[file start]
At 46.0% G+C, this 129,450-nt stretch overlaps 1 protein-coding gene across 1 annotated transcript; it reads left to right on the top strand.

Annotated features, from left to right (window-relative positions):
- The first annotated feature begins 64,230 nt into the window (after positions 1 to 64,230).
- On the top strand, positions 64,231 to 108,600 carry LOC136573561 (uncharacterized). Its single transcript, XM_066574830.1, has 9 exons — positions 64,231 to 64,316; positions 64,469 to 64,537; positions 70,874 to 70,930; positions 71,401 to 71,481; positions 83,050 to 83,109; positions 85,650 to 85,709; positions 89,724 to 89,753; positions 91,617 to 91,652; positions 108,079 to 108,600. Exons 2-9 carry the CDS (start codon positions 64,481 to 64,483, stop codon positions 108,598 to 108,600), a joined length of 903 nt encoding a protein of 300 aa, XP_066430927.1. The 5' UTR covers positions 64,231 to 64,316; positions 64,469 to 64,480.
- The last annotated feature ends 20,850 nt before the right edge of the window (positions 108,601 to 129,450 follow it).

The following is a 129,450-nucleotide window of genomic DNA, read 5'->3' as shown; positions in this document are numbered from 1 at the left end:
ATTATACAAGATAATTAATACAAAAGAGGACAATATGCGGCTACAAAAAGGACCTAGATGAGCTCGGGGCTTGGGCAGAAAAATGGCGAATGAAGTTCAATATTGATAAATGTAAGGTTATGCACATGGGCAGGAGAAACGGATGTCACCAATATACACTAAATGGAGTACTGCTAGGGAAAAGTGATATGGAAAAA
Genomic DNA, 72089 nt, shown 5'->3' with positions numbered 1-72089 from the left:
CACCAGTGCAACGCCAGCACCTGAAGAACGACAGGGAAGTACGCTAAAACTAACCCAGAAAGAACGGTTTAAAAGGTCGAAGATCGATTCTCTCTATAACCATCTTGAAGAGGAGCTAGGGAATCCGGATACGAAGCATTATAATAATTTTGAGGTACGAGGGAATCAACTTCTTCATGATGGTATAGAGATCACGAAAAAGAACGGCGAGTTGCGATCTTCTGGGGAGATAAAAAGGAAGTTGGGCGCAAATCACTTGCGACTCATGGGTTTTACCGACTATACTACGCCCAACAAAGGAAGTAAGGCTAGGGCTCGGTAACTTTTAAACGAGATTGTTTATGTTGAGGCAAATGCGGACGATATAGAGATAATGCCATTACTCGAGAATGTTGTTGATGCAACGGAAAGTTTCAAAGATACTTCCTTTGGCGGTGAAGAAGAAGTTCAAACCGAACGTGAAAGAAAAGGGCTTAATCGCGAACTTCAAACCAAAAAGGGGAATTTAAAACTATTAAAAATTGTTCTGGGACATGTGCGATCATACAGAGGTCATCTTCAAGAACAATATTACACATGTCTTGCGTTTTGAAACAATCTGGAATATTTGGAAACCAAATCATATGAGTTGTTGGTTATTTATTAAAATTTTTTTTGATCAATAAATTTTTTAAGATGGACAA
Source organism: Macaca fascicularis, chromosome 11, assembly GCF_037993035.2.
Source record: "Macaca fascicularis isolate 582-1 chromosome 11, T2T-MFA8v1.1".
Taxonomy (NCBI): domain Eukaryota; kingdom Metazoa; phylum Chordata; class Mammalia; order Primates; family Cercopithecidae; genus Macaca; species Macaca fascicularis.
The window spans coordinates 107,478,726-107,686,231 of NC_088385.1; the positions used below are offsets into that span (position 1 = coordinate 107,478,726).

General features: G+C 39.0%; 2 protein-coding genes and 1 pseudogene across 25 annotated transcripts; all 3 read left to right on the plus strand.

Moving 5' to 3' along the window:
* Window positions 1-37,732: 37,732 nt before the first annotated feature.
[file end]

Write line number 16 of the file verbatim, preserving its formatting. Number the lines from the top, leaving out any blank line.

* Window positions 1-37,732: 37,732 nt before the first annotated feature.